The striker predicament is a sticky one. Sigthorsson has been confirmed as a starter vs PSG but his form has been well under par for Ajax for quite some time. He did get on the scoresheet with Iceland but some of the chances he missed vs Groningen and AZ were horrendous. If chances like that present themselves in an elite knockout competition, you should finish them off sans excuses, but with Sigthorsson, you are never quite sure. Arek Milik scored twice on the weekend, but his movement is still lacking and he does not seem to be on the same wavelength as his teammates.
The solution for the overarching problems could be a move not unlike the Eriksen-de Jong switch de Boer did vs Man City. He could inject some much much-needed creativity in midfield by starting Lucas Andersen finally in his favored #10 position alongisde two of Serero, Viergever or Zimling and move Klaassen upto the striker’s role. Klaassen has a brilliant eye for goal and while he is not as creative as an attacking midfielder could be, he definitely has the movement and technical ability to be a ‘false 9’. It is not a role he’s very uncomfortable or unfamiliar with either, having played it for the Dutch U20 team quite a few times.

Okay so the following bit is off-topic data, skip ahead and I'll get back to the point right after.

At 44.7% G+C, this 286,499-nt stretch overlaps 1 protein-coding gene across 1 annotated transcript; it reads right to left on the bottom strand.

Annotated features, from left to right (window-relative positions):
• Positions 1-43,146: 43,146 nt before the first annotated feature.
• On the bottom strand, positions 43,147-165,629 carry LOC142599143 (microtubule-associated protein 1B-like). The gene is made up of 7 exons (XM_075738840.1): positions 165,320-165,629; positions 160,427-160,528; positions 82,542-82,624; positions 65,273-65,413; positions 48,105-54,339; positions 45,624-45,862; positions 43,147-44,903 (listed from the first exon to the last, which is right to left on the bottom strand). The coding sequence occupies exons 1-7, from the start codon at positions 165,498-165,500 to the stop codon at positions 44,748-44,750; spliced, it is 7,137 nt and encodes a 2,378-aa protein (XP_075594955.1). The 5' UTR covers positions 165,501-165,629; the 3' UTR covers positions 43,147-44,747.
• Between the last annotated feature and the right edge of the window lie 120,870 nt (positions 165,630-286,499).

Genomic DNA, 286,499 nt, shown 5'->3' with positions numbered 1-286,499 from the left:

De Boer has to understand, in Europe, to comprehend that styles around the continent vary differently compared to the Eredivisie, where his team have it slightly easier, with a general overall better quality than his opposition more often than not.. Playing two defensive midfielders when required would not hurt, nor would reacting appropriately to situations with relevant tactical changes.
De Boer hails Louis van Gaal as his managerial inspiration but has to start adapting the 62-year-old soon-to-be Man United coach’s pragmatism in his own management too. When van Gaal realized that without Strootman, a 4-3-3 would fail, he switched the entire formation to a 5-3-2 to make sure at least the rest of the squad would play in roles that both relatively fit them and didn’t jeopardise the team’s chances. Against both Australia and Chile, he switched the formation within the game to 4-3-3 when he felt a change was necessary and a stifling 3-4-3 v Costa Rica in the quarterfinals. It is not necessary that pragmatism comes at the expense of beauty of the ‘Ajax way’ as de Boer likes calling it, it can be incorporated while playing good football, but would require much more efficient and quality players than Ajax possess at the moment.